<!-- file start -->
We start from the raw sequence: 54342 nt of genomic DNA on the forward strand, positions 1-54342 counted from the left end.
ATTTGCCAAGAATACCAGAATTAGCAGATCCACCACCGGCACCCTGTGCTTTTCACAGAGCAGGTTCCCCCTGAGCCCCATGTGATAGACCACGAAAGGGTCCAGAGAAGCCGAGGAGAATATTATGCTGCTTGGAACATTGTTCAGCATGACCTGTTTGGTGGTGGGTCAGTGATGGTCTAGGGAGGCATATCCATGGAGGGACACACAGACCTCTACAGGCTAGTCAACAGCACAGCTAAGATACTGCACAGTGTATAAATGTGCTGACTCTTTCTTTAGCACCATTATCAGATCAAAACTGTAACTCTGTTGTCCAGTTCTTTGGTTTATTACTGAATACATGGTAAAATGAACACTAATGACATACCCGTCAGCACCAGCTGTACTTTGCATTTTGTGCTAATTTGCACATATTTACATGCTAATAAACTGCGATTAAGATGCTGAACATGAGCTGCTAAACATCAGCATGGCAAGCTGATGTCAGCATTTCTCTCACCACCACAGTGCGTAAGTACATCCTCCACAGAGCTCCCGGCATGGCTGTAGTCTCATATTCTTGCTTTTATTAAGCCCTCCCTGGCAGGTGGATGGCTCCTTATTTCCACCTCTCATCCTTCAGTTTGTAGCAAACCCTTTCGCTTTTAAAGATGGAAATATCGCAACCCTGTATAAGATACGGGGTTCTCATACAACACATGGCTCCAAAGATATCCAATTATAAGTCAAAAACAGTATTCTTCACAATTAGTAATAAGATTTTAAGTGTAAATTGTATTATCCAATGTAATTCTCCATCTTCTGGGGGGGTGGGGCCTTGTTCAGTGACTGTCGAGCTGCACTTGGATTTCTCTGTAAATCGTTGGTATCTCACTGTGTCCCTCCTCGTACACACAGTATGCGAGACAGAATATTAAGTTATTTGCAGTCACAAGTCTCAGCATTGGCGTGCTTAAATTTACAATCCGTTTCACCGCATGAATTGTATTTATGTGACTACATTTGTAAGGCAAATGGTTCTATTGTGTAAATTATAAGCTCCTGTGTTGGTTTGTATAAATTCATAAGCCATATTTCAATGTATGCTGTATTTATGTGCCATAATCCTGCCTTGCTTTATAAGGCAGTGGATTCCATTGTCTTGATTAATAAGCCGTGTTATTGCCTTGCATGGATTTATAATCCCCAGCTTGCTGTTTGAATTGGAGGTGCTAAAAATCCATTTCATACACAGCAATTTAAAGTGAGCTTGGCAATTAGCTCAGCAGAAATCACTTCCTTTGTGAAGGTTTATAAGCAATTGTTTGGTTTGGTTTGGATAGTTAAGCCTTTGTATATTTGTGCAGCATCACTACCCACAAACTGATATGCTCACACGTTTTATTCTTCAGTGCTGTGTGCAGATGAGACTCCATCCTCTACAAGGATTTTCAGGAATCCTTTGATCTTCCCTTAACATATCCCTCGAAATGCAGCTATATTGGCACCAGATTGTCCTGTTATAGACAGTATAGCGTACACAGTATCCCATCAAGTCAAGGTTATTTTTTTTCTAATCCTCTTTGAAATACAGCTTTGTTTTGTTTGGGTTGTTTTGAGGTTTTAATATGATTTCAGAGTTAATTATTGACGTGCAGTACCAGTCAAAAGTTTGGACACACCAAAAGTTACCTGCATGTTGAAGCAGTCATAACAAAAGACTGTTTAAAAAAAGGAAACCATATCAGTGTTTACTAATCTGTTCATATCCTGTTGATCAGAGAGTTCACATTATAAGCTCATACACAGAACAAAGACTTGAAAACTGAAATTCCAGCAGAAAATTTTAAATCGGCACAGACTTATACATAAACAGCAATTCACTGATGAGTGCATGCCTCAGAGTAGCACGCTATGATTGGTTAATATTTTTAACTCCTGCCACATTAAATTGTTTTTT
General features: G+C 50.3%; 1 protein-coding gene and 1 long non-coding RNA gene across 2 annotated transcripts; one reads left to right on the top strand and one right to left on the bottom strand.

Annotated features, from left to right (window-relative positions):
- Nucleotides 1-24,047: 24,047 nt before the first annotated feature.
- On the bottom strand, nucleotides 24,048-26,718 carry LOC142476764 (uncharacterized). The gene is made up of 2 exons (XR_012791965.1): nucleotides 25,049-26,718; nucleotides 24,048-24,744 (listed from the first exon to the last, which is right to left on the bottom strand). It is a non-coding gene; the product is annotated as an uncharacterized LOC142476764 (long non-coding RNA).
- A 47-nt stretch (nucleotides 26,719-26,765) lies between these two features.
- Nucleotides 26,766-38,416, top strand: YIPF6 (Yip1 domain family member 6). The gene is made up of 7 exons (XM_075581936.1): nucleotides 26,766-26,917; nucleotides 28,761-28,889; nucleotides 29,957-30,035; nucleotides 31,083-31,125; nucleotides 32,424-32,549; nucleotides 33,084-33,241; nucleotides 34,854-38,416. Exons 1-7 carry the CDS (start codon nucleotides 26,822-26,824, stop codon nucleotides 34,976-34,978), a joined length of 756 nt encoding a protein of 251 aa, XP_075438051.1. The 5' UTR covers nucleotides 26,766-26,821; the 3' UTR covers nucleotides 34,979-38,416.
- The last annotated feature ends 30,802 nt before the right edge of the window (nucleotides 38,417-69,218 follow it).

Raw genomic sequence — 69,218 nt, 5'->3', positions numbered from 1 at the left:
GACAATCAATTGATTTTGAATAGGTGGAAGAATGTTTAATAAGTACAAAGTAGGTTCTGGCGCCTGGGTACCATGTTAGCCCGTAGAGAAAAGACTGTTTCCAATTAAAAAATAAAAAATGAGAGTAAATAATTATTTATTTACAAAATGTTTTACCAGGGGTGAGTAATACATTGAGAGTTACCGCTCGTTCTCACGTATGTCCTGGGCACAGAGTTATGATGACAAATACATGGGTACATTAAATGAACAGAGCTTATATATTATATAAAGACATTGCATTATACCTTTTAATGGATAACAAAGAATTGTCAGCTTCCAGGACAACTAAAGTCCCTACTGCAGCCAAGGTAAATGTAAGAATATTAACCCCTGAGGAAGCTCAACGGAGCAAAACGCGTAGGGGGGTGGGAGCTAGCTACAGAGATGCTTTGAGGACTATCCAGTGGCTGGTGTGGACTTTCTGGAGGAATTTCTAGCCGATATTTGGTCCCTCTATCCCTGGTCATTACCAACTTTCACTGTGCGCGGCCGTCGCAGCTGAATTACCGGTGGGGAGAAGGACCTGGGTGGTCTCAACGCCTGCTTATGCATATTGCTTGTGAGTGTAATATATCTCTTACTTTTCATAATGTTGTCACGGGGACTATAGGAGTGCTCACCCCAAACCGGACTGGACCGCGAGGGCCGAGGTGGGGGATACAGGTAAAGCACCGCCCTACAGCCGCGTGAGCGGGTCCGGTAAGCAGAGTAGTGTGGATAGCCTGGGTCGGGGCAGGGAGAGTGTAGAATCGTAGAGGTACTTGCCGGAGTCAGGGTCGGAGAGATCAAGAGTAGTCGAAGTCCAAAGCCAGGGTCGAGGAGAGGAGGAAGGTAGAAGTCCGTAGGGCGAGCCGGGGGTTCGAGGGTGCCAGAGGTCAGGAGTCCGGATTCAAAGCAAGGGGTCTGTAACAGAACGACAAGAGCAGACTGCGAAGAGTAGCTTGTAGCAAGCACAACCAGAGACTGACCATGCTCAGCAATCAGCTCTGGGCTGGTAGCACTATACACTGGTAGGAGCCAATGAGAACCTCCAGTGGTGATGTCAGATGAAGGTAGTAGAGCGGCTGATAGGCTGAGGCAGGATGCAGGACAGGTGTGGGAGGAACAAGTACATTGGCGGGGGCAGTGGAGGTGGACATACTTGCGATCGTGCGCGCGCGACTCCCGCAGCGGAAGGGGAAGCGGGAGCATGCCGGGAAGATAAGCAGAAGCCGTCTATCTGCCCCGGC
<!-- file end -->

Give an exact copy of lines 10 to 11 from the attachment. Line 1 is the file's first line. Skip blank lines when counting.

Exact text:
Raw genomic sequence — 69,218 nt, 5'->3', positions numbered from 1 at the left:
GACAATCAATTGATTTTGAATAGGTGGAAGAATGTTTAATAAGTACAAAGTAGGTTCTGGCGCCTGGGTACCATGTTAGCCCGTAGAGAAAAGACTGTTTCCAATTAAAAAATAAAAAATGAGAGTAAATAATTATTTATTTACAAAATGTTTTACCAGGGGTGAGTAATACATTGAGAGTTACCGCTCGTTCTCACGTATGTCCTGGGCACAGAGTTATGATGACAAATACATGGGTACATTAAATGAACAGAGCTTATATATTATATAAAGACATTGCATTATACCTTTTAATGGATAACAAAGAATTGTCAGCTTCCAGGACAACTAAAGTCCCTACTGCAGCCAAGGTAAATGTAAGAATATTAACCCCTGAGGAAGCTCAACGGAGCAAAACGCGTAGGGGGGTGGGAGCTAGCTACAGAGATGCTTTGAGGACTATCCAGTGGCTGGTGTGGACTTTCTGGAGGAATTTCTAGCCGATATTTGGTCCCTCTATCCCTGGTCATTACCAACTTTCACTGTGCGCGGCCGTCGCAGCTGAATTACCGGTGGGGAGAAGGACCTGGGTGGTCTCAACGCCTGCTTATGCATATTGCTTGTGAGTGTAATATATCTCTTACTTTTCATAATGTTGTCACGGGGACTATAGGAGTGCTCACCCCAAACCGGACTGGACCGCGAGGGCCGAGGTGGGGGATACAGGTAAAGCACCGCCCTACAGCCGCGTGAGCGGGTCCGGTAAGCAGAGTAGTGTGGATAGCCTGGGTCGGGGCAGGGAGAGTGTAGAATCGTAGAGGTACTTGCCGGAGTCAGGGTCGGAGAGATCAAGAGTAGTCGAAGTCCAAAGCCAGGGTCGAGGAGAGGAGGAAGGTAGAAGTCCGTAGGGCGAGCCGGGGGTTCGAGGGTGCCAGAGGTCAGGAGTCCGGATTCAAAGCAAGGGGTCTGTAACAGAACGACAAGAGCAGACTGCGAAGAGTAGCTTGTAGCAAGCACAACCAGAGACTGACCATGCTCAGCAATCAGCTCTGGGCTGGTAGCACTATACACTGGTAGGAGCCAATGAGAACCTCCAGTGGTGATGTCAGATGAAGGTAGTAGAGCGGCTGATAGGCTGAGGCAGGATGCAGGACAGGTGTGGGAGGAACAAGTACATTGGCGGGGGCAGTGGAGGTGGACATACTTGCGATCGTGCGCGCGCGACTCCCGCAGCGGAAGGGGAAGCGGGAGCATGCCGGGAAGATAAGCAGAAGCCGTCTATCTGCCCCGGC